H: So relocating gives you a new environment to draw inspirations from …
R: It definitely feels like that in a lot of ways. We have spent a lot of time in Los Angeles, we always have a lot of time off there and hang out there a lot on tour, so it’s not foreign to us but it definitely is nice to mix up your surroundings a little bit and see what happens. See if it effects your creative output, maybe in our earlier music we were reacting against our surroundings in New York, so perhaps our L.A surroundings will make us super goth and start wearing clothes made of trash and garbage bin liners.
H: Well Trash fashion IS pretty big in New York right now.
R: Ha, that’s true.
H: If you could play any where in the world that you haven’t already played and in any setting, where would it be?
R: We’re in the process of playing in the places we really wanted to play right now, New Zealand and Australia, and we are going to South America next and that’s the other place we really wanted to go. I really enjoy playing outside personally, in the right circumstance and context is perfect for me, but not necessarily a crappy giant festival stage, more a make-shift kind of setting is perfect for me.
Mary: I think that I would have to say Bali, I always wanted to go there. I saw a picture once of duck shepherds there and I thought that was pretty amazing.
H: You have used everyday objects to create unique sounds which you sample. What is the strangest object you have used in our music? and with this thought in mind, are you constantly listening to what’s going on around you in the everyday in hope of picking up a new sound? Like when a fork drops in a cafe?
M: I don’t think that we are always listening for weird samples. I mean, we do occasionally hear something really beautiful and we will make a video on one of our cameras to capture it because it’s the most immediate recording device we have, which we have done a few times with church bells or something when we are traveling. I think the strangest thing we have ever used was a book – the David Lee Roth autobiography. We used it pretty early on as a percussion element of a song by flicking through the pages of the book (which is a hard cover) and then slamming it shut which had a really nice sound. That’s probably one of the weirdest things we have used.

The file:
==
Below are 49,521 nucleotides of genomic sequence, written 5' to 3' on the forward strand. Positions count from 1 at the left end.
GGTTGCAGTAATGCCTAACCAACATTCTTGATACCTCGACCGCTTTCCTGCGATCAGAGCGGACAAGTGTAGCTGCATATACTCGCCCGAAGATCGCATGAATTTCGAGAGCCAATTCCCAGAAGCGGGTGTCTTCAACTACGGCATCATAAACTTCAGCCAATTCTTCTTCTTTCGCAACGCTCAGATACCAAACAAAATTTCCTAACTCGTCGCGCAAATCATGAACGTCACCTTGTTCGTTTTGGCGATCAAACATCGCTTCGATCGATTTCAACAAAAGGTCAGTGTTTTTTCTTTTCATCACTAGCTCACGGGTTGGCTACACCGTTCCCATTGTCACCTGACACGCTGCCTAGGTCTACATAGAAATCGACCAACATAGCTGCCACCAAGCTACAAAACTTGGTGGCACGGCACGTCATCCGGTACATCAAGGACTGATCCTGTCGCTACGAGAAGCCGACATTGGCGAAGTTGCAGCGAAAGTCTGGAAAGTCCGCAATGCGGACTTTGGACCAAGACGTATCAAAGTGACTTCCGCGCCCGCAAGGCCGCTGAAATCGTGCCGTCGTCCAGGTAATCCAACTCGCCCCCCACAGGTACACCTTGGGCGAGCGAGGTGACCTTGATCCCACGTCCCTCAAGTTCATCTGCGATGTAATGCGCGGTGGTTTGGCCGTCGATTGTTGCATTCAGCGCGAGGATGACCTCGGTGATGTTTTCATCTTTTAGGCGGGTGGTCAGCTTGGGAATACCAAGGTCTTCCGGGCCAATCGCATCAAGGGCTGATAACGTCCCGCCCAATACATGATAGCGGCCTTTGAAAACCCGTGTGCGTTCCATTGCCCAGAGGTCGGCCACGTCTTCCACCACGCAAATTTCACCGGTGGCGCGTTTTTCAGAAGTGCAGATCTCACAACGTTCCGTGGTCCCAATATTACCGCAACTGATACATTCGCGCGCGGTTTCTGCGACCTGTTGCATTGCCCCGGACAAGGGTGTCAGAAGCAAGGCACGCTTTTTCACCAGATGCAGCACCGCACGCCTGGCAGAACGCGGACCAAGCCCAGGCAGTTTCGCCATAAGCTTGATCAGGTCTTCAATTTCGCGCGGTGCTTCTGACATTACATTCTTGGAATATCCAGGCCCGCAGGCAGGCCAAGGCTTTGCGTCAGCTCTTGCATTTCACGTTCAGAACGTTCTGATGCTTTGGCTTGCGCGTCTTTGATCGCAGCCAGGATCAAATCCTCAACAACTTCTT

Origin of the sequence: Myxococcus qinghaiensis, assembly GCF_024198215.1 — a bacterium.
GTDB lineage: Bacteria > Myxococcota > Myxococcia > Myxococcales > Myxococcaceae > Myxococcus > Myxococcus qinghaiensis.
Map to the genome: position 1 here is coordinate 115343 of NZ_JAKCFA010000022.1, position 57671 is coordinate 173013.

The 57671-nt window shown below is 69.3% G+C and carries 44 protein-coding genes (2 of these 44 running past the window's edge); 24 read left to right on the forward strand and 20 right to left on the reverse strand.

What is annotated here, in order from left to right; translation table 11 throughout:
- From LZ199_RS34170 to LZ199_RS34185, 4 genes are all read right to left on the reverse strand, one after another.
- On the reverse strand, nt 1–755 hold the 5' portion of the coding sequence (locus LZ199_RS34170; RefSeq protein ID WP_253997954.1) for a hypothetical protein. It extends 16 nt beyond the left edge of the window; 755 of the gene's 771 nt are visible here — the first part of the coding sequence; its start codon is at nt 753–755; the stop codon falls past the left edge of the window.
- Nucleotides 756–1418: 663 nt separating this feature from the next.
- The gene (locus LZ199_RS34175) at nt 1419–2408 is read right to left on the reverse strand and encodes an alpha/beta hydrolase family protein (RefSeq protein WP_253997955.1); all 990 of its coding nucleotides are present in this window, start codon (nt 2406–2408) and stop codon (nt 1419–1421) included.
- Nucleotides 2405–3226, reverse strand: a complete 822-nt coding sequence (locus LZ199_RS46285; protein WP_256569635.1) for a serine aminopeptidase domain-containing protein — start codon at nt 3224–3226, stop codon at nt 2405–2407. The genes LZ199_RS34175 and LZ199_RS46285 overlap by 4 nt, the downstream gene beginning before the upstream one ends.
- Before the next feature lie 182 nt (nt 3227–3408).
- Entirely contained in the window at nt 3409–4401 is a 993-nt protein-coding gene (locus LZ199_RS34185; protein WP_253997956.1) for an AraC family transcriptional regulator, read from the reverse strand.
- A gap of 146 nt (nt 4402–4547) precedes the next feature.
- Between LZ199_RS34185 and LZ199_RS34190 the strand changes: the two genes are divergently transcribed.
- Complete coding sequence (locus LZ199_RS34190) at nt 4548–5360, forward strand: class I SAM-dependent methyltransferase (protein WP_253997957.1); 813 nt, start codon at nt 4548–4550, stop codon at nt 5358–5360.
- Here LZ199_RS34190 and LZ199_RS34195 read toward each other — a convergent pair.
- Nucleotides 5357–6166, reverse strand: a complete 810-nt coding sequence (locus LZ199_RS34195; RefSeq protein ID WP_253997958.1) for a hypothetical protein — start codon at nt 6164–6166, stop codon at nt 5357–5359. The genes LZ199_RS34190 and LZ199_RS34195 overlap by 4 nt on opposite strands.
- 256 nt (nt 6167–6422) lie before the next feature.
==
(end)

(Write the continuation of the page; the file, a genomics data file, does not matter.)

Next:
Photo: Mary Pearson
H: You both took part in the design of the cover of the album. Do you still find time for your art practice, or do you consider your music a part of art in the sense of, do you you still hold a certain conceptualism to your creative processes?
R: That’s a good question, because I feel like earlier with this being my first real band, I had been making a lot of bedroom recordings for a very long time but this is my first actual band. I think that I always had this issue with art and music sort of congealing with each other in the sense of space and time. I feel like a lot of times unfortunately cancel each other out. I never really felt happy with either. If I was working with one I would be too distracted by the other. I felt like when we started – the first year and a half or so – we were putting out a lot of records and 7″ where we were really involved with the artwork and they were small editions. We were printing them ourselves and things like that, and it was the first time in particular that made it a pretty daunting process because it was an etching which is really time consuming. At the time we were doing videos earlier, like Mary did some video early on and I did some video for a specific show that was more like an art show, so it’s always like we have considered the band more of an art project by trying to involve both sound and music so it has a visual aspect to it as well. But I think lately and why I think it’s such a good question, I feel like the touring side of it is taking over from a lot of the weird, little, fun projects that we could be doing and feeling like there just isn’t enough time. We wanted to do this cassette project for a really long time which would involve pretty elaborate printing and stuff but that ends up on the backburner by the fact that we are constantly on tour. You would think that there would be a lot of down time on tour, and there kind of is in a way, but it’s just really hard (for me at least) to focus. Mary is pretty steady about photography, she is always taking photos and uploading photos and they are more than just diary type photos I think. I think they are pretty good photos.